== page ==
The first generation of robots was built within the UNEXMIN project, which aims to construct an autonomous explorer of flooded mines. The work started at the beginning of 2016 with a quite extensive designing period to be able to turn the conceptual model into a working prototype. Robot's size, shape and required capabilities were defined at this stage to assure that the robot will be able to explore the targeted mines. The team decided that the UX robots will have spherical shape, 60 cm diameter and the 500 m diving depth capability. As the submersible buoyancy need to be neutral, or close to neutrally buoyant in water to be able to move with minimal energy, an approx. 110 kg weight target was derived from the shape and diameter. The functionalities and capabilities of the robot were developed together with the future potential customers, where the stakeholder requirements had a strong influence on the final selection of instruments. After the first design concepts were collected from the teams responsible for the different modules, we ended up with a model approx. 3 times the weight and 4 times the volume available. Thus, miniaturisation was the toughest part of the work, which extended the design period. From the beginning two different structural concepts were considered: the “open-frame” design and the “closed-hull” design. The “open-frame” design is popular in robotics allowing easy adjustability and flexibility, by placing the different modules in separate, smaller pressure casings which are attached to a weight-carrying frame. Contrary to this, the ”closed-hull” design is similar to submarines, where one large pressure-tolerant hull protects everything in the vehicle. The “closed-hull” concept gives the maximum available useful space and weight, while the “open-frame” concept can have better mobility, easier repair of broken parts, better adjustability, and more reliability if a leak happens. For the first robots, the “closed-hull” concept was selected to maximize the available space to help the miniaturisation. By this work the first UX-1a robot – called Nata – was built in early 2018 (Martins et al., 2018). This robot, with its slightly modified sisters UX-1b and UX-1c was extensively tested for two years. By the end of the UNEXMIN project, the technology reached the TRL 6 level (technology readiness level).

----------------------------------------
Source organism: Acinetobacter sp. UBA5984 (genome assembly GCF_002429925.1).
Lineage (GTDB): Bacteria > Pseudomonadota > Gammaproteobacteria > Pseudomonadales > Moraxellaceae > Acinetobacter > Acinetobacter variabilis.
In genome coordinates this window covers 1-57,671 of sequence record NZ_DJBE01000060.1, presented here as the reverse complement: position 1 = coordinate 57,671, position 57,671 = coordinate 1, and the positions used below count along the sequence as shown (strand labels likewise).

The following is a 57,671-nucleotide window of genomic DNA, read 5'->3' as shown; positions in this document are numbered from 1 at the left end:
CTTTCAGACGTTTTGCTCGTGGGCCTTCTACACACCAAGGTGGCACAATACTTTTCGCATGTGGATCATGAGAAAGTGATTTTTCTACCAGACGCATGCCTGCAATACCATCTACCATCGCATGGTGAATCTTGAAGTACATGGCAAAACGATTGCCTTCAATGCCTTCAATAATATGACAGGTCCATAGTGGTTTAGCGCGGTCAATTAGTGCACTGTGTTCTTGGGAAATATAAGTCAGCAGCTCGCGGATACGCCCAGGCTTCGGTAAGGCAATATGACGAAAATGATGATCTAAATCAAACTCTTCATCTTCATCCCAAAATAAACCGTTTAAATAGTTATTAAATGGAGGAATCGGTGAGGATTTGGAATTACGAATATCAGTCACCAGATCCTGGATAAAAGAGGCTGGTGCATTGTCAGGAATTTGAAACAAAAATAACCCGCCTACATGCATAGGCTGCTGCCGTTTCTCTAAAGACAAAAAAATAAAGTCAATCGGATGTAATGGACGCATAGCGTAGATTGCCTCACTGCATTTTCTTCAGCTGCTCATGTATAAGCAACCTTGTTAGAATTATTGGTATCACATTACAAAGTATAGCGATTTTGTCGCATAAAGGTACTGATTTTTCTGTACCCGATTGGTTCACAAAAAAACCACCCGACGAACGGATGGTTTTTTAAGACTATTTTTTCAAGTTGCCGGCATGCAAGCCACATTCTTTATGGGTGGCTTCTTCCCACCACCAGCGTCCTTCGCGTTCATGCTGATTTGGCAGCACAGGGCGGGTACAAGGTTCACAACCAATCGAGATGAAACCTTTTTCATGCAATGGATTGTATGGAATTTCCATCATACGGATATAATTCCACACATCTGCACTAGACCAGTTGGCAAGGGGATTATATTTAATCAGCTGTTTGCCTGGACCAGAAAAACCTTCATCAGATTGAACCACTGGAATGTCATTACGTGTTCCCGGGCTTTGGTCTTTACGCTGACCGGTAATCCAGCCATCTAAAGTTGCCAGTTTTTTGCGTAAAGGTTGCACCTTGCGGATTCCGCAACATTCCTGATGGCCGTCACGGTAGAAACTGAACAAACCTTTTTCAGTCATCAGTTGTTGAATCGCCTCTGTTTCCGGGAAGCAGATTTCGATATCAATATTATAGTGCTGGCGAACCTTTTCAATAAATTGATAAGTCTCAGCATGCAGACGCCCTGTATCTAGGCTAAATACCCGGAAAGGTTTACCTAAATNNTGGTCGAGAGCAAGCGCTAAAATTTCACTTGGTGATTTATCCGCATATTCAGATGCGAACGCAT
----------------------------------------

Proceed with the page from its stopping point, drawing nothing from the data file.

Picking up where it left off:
Based on the success of the UNEXMIN project, the next phase of development was submitted to EIT RawMaterials as an upscaling project to mature the technology and push it closer to the market (Pinto et al., 2020). With our developed knowledge, and with the four years development on the global electronic components market, we decided to change to “open-frame” design, which concept was proven by Mara – a robot – even before the UNEXUP upscaling project started. During this three years long project, the second generation of UX robots was designed, built and tested. This generation has two robots: the UX-1Neo and the UX-2Deep. Their dimensions had to be enlarged a bit, with the length of the robots extended to 70 cm, still keeping the 60 cm diameter in width and height resulting in a slightly elongated ellipsoid. Contrary to the dimension their weight is lighter than the UX-1 series due to the spaces among the different modules (UX-1Neo is 93 kg, UX-2Deep is 100 kg). UX-1Neo (called Neo) has the same 500 m depth rating as the UX-1a series, but its mobility, flexibility and usability are immensely extended. The UX-2Deep, the final product of the project has a somewhat greater weight, as it has all the capabilities of Neo, but has to support the 1500 m depth rating. The evolution- and the different members of the UX robot family can be seen in Fig. 1.
The second generation UX robots has a battery for 8–10 h (depending on the use), 500/1500 m depth rating, high-end IMU (Inertial Motion Unit), a four-beam DVL (Doppler Velocity Log), three acoustic sonars (including a 256 beam scanning sonar), six camera modules covering all directions in the same time with special lighting units. These cameras with the special lighting are called SLS (Structured Light System), and can use regular white-light illumination, or UV-light for UV-fluorescent imaging, or the real novelty which is a projected rotating green-laser light stripe which allows a millimetre-accurate 3D space measurement if the visibility of the water allows its use. In addition to the navigation and 3D mapping tools, a set of “geoscientific” tools are also available including a water parameter measuring unit (including electrical conductivity, pH, oxygen fugacity, temperature), water sampler, three-axis flux-gate magnetometer, total gamma-ray counter, and a hyperspectral camera (460–860 nm).
All the members of the UX robot family were extensively tested and used on the field in different environments, but logically, the second generation (UX-1Neo and UX-2Deep) of the robots were tested in the most complex environments, as well as they were used in completely commercial missions. UX-1Neo was built by the end of 2020, and the first missions started in early 2021. In this chapter the most interesting field missions are presented to illustrate different environments and unique measurement possibilities available by this technology.
3.1 Urgeiriça (Portugal) uranium mine
Urgeiriça is an abandoned uranium mine, which is almost completely flooded (water level is ca. 7 m below the surface), easy to access and it is at a short distance from the laboratory of INESCTEC making it an ideal site to test and validate our robots since the first visit in 2018. It was obvious to have this test site as a first one outside of the laboratory in February of 2021 for the UX-1Neo also.